'Attention can be modified. It doesn't have to be done chemically or by changing the environment. Human beings have the capacity to learn to self-regulate their attention, and when you do that it increases the quality of typical, everyday experiences. Listening to music mindfully can be a powerful way of increasing your quality of life. We really found significant increases in the participants' aesthetic and flow experience. Some were intense. They were really in the zone.'That quote comes from University of Oregon assistant professor Frank Diaz. A link to his research was added by a reader to my recent post about how all the fashionable audience engagement initiatives do precisely the opposite to what is intended, because they generate distractions and degrade the listening experience. In a paper that appeared in the journal Psychology of Music last year, Frank Diaz reported how he empirically measured an increase in focused engagement among student participants who listened to ten minutes of classical music after being exposed to a fifteen minute mindfulness exercise.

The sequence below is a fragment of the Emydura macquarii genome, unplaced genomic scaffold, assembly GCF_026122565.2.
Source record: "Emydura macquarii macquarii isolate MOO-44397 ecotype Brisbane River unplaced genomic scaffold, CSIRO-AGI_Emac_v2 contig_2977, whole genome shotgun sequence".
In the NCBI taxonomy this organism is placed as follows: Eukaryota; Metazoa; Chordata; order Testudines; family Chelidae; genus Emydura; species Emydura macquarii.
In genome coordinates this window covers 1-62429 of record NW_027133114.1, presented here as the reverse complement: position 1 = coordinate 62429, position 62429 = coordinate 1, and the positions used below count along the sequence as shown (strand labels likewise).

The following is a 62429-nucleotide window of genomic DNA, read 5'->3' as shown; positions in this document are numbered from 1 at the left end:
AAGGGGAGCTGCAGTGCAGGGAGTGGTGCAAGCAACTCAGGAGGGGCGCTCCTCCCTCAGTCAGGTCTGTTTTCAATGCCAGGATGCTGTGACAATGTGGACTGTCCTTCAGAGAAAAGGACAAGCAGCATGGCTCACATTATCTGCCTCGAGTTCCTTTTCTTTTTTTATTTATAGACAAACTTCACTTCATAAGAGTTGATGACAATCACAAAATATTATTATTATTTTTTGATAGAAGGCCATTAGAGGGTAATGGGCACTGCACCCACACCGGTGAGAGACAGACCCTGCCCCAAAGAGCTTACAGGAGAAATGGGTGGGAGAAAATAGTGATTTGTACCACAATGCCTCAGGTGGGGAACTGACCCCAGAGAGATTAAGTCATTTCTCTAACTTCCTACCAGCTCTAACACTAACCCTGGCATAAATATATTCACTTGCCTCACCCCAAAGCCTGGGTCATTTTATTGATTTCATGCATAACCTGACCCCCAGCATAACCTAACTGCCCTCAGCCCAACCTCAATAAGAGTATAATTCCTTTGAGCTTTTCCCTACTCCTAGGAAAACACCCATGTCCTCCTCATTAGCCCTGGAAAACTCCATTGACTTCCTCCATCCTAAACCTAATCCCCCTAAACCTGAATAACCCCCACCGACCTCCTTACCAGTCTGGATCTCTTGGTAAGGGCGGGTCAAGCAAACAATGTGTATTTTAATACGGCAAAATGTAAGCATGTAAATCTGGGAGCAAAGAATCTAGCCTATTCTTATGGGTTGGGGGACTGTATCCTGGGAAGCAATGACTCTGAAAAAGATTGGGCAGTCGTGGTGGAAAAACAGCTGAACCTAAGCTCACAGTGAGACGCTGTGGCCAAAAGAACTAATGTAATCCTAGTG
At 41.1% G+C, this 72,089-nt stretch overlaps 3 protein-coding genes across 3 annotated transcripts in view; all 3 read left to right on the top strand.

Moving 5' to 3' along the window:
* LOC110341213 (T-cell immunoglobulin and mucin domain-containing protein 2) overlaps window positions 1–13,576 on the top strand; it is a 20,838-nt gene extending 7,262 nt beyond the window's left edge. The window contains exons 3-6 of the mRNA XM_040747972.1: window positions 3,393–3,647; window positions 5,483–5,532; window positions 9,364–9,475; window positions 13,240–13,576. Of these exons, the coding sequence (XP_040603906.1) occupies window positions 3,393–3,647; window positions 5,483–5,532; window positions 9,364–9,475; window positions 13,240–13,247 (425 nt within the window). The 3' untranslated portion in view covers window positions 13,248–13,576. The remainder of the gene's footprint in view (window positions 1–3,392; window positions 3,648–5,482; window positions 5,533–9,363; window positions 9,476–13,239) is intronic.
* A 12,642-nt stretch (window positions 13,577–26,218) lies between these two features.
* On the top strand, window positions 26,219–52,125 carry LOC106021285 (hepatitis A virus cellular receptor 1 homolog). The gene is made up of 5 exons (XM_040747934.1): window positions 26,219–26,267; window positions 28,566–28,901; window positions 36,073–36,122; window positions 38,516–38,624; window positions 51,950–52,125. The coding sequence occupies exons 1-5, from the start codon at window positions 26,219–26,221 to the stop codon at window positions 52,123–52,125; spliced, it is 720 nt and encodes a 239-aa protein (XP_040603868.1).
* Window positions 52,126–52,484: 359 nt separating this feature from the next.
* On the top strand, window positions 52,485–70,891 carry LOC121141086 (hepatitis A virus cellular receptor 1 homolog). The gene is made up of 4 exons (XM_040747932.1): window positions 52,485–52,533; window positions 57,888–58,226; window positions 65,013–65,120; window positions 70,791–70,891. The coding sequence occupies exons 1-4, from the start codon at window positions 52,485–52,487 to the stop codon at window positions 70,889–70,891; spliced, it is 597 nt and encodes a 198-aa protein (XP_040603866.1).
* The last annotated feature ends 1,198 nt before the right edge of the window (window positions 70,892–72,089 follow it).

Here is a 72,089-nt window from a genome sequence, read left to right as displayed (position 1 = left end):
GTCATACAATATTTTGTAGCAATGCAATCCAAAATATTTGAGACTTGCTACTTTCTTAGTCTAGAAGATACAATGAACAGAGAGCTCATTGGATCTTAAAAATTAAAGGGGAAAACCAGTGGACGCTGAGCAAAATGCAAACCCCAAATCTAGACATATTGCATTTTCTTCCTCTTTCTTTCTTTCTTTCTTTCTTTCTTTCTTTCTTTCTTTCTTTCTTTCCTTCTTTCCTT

In his recent widely quoted article 10 things that we should change in classical music concerts, conductor Baldur Brönnimann advocated, without any supporting evidence at all, changes including allowing use of mobile phones (in silent mode) and the taking of drinks into the auditorium. Baldur Brönnimann claims, again without any supporting evidence, that such distracting changes are necessary "to attract a new, younger and more engaged audience". Yet the academically rigorous research carried out at the University of Oregon shows that doing precisely the opposite of what Brönnimann advocates increased audience engagement among a student sample. In fact the headline for the article summarising the research clearly states: 'Mindfulness meditation heightens a listener's musical engagement'. As I asked in my original post, how long can classical music ignore the glaringly obvious?
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